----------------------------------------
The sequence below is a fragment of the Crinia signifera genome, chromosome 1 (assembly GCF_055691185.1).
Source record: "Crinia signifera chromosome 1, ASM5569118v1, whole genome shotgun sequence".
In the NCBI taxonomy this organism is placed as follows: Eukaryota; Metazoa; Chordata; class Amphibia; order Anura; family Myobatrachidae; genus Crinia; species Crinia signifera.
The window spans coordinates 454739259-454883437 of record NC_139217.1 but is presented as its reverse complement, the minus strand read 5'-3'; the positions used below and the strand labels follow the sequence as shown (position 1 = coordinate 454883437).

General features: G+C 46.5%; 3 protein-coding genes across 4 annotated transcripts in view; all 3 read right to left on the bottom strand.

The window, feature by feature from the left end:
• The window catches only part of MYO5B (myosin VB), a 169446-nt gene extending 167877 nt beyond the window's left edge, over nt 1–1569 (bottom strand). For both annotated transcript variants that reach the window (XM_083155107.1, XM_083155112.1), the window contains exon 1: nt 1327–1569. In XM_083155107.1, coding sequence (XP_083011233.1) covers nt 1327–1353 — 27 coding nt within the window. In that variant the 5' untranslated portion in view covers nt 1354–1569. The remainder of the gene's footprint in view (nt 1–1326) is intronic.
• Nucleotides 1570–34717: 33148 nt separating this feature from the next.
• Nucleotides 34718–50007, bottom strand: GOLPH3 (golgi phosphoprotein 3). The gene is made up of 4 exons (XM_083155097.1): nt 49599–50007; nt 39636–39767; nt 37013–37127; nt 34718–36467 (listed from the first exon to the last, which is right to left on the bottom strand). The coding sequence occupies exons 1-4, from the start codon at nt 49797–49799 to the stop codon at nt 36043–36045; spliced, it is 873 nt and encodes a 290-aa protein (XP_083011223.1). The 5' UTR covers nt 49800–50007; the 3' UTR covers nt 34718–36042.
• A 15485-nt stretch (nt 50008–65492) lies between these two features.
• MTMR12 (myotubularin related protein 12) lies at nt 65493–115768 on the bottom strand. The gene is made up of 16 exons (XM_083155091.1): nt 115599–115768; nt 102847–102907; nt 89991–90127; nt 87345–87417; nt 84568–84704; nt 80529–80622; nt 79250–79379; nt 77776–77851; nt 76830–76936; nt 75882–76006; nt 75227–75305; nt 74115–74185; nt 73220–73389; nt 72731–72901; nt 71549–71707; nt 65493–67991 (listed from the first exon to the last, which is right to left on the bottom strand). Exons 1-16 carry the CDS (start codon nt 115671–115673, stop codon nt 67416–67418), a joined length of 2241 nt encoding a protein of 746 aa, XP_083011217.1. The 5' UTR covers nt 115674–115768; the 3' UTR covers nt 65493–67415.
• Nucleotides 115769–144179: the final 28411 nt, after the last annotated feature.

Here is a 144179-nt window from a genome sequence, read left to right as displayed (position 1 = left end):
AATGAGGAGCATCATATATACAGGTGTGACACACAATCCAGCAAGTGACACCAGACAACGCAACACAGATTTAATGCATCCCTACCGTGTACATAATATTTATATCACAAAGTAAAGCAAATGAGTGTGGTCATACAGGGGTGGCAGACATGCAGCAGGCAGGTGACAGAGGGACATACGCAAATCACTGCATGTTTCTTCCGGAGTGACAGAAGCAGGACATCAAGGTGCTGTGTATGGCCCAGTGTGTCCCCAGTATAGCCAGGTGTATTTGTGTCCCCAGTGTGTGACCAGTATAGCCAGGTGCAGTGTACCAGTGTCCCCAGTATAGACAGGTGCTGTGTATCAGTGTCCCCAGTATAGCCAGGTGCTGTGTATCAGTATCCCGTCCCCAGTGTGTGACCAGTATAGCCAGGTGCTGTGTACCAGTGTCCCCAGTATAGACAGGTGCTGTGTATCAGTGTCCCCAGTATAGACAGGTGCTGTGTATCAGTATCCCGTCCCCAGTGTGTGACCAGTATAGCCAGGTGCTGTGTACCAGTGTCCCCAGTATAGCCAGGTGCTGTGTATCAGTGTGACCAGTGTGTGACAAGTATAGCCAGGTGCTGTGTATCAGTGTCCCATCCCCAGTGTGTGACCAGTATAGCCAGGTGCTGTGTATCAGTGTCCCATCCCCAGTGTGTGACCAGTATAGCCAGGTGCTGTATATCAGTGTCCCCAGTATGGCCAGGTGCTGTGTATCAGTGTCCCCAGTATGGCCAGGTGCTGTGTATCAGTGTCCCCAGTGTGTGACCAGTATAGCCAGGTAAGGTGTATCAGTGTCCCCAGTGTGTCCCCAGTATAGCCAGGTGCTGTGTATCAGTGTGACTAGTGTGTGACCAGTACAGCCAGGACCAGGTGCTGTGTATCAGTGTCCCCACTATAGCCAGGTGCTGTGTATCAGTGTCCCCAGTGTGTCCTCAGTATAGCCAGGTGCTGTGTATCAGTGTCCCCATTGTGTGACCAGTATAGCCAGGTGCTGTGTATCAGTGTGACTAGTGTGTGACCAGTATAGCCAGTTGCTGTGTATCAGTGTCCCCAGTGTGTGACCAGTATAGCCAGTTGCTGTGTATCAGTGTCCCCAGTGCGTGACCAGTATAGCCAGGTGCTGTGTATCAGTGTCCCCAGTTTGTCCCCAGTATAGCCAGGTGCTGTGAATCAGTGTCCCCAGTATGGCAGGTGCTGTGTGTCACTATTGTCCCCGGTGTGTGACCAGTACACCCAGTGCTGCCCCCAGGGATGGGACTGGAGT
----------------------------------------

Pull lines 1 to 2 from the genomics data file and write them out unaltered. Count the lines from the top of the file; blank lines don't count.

The sequence below is a fragment of the Crinia signifera genome, chromosome 1 (assembly GCF_055691185.1).
Source record: "Crinia signifera chromosome 1, ASM5569118v1, whole genome shotgun sequence".